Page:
“This is a big deal, as the safety of our students and campus community continues to be our top priority,” Glover said. “We are thankful and grateful to this company for seeing the need and coming in to help us protect the health of our students during this time.”

Dr. Dosha CEO and chief medical officer of myURGENCYMD, said under the partnership, TSU students will be able to speak with board-certified physicians who can determine the best course of treatment, and may save the student from unnecessary emergency room visits and enormous costs.

“I created this company with students in mind,” said James, a 15-year veteran emergency medicine physician. “A large number of students come to the ER because they have limited options to see a doctor. This is especially true nights and weekends when student clinics are closed.”

Dr. Dorsha James, right, and some of her staff, set up a display in Kean Hall on the main campus with information on the services myURGENCYMD provides. Accompanying Dr. James were Courtney Johnson, Director of Campus Engagement, a TSU alum; and Brandon Mimms, member of the Student Engagement Team. (Photo by TSU Media Relations)

Officials said the telemedicine service allows students to request and consult with doctors for conditions such as cold and flu symptoms, sinus problems, respiratory infections, allergies, STDs, urinary tract infections, and many other non-emergency illnesses. Use of myURGENCYMD also provides electronic records that allow the Student Health Center to view all of the students’ telehealth visits.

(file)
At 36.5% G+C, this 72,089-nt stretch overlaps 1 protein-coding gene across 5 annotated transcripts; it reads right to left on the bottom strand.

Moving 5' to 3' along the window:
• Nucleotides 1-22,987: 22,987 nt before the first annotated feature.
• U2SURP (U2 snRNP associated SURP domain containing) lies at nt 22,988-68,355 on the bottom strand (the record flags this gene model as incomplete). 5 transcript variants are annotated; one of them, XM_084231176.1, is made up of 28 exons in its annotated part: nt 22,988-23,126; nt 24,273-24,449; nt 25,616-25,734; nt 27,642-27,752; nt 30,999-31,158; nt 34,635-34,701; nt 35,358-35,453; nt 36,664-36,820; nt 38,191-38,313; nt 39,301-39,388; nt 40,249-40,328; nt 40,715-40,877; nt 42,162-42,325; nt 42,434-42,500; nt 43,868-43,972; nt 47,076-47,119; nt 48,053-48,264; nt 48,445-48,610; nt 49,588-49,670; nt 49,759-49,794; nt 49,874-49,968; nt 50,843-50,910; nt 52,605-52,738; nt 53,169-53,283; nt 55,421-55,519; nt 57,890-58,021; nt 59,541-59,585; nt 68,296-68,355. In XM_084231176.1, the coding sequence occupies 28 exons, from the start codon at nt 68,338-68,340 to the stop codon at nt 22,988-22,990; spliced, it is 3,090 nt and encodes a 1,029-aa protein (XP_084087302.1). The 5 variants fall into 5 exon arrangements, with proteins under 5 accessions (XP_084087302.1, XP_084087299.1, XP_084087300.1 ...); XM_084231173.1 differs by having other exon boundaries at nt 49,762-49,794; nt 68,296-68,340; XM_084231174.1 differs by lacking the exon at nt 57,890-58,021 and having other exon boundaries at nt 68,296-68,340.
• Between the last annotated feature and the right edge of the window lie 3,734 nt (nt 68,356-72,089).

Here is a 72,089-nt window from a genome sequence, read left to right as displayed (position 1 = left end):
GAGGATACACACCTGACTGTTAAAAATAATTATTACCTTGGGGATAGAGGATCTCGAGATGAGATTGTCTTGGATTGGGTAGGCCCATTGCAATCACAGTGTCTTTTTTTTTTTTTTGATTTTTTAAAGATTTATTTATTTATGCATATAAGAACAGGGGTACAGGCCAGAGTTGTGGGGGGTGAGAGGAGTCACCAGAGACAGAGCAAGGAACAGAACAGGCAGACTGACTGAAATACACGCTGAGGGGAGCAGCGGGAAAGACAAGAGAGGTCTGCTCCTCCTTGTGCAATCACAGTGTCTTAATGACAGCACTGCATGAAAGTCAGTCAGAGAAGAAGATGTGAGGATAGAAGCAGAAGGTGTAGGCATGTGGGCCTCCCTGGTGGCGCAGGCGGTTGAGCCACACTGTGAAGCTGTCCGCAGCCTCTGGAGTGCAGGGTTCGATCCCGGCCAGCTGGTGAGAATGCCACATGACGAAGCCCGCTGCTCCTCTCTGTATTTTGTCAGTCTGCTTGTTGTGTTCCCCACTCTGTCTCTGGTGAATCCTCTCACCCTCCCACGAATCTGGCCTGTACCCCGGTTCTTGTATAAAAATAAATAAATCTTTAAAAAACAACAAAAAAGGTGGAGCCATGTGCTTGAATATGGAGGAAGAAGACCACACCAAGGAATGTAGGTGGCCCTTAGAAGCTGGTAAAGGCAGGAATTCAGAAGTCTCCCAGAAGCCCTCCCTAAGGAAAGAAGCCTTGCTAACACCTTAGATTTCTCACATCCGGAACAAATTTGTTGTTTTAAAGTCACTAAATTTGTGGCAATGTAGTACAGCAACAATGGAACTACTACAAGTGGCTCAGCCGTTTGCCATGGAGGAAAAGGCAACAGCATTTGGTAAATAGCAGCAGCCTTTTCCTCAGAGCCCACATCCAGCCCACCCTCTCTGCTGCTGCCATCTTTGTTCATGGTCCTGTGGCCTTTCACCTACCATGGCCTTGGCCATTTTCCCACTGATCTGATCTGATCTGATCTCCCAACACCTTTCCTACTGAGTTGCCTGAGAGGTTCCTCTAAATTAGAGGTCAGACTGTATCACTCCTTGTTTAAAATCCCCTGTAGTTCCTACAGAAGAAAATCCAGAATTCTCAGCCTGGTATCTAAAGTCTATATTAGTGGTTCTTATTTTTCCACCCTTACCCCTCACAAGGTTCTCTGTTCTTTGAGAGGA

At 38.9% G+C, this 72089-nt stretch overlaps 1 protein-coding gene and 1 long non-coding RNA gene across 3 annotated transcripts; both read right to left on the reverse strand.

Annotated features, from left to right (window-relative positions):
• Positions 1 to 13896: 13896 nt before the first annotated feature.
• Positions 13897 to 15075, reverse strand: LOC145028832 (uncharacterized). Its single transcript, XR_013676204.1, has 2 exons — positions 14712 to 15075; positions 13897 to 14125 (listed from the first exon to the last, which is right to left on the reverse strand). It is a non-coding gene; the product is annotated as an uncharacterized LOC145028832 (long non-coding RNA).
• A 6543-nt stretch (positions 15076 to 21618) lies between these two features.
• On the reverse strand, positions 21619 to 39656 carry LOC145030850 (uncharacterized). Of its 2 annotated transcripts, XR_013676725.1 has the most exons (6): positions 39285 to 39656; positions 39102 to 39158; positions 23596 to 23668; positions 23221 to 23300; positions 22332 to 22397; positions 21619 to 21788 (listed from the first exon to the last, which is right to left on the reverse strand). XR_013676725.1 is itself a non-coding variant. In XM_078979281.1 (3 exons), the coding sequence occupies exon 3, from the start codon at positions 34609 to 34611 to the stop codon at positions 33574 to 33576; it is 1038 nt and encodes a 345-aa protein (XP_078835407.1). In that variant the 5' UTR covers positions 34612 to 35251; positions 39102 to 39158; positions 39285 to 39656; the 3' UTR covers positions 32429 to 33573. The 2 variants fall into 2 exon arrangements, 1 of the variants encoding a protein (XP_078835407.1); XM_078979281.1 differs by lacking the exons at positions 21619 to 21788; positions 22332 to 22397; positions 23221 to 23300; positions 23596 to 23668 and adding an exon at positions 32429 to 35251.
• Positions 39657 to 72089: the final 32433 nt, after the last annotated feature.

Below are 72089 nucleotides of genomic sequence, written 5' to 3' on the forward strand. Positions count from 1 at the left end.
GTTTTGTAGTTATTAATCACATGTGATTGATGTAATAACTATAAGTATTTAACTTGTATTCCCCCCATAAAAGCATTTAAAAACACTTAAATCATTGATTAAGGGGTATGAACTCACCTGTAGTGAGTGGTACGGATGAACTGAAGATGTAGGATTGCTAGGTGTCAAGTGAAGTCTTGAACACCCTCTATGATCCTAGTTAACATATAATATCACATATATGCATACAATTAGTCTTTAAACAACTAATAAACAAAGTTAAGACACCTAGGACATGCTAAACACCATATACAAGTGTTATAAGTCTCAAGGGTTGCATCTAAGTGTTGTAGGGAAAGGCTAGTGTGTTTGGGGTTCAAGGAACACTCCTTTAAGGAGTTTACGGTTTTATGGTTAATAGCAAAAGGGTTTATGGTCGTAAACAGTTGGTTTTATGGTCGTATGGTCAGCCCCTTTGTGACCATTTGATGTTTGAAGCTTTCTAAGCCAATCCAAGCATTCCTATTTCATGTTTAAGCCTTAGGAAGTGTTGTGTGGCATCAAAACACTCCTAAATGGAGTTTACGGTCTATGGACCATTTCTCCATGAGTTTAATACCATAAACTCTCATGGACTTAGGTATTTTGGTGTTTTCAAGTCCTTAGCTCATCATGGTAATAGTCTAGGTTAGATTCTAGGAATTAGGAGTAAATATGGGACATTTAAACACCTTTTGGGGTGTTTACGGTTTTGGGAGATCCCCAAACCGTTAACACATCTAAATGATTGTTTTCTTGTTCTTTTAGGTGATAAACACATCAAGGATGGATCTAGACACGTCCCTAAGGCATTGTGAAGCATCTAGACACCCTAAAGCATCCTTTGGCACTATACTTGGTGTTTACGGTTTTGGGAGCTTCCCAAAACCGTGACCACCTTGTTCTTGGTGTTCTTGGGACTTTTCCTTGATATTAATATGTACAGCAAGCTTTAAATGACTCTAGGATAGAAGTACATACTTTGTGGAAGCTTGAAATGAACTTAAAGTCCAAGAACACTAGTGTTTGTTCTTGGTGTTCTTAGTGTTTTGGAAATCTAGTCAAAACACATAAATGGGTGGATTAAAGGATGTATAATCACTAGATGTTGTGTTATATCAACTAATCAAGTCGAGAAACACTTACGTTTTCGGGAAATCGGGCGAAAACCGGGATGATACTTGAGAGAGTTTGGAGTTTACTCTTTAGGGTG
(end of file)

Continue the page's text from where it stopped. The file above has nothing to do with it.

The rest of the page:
“With the ability to keep track of telemedicine visits, we are able to ensure that all of our students, off and on-campus, receive appropriate follow-up and care,” said Dr. Ivan Davis, director of Student Health Services.

Frank Stevenson, TSU’s associate vice president of student affairs and dean of students, said this is a “unique opportunity for us to provide some extended health services for our students.”

“Students now have 24/7 access to health experts that will help them navigate any issues they may have,” Stevenson said. “It is available to all of our students. We are excited about that.”

Dr. Carolyn Davis, assistant vice president of student affairs, added that the university needed an “adjunct” to care for students when campus health providers were not available.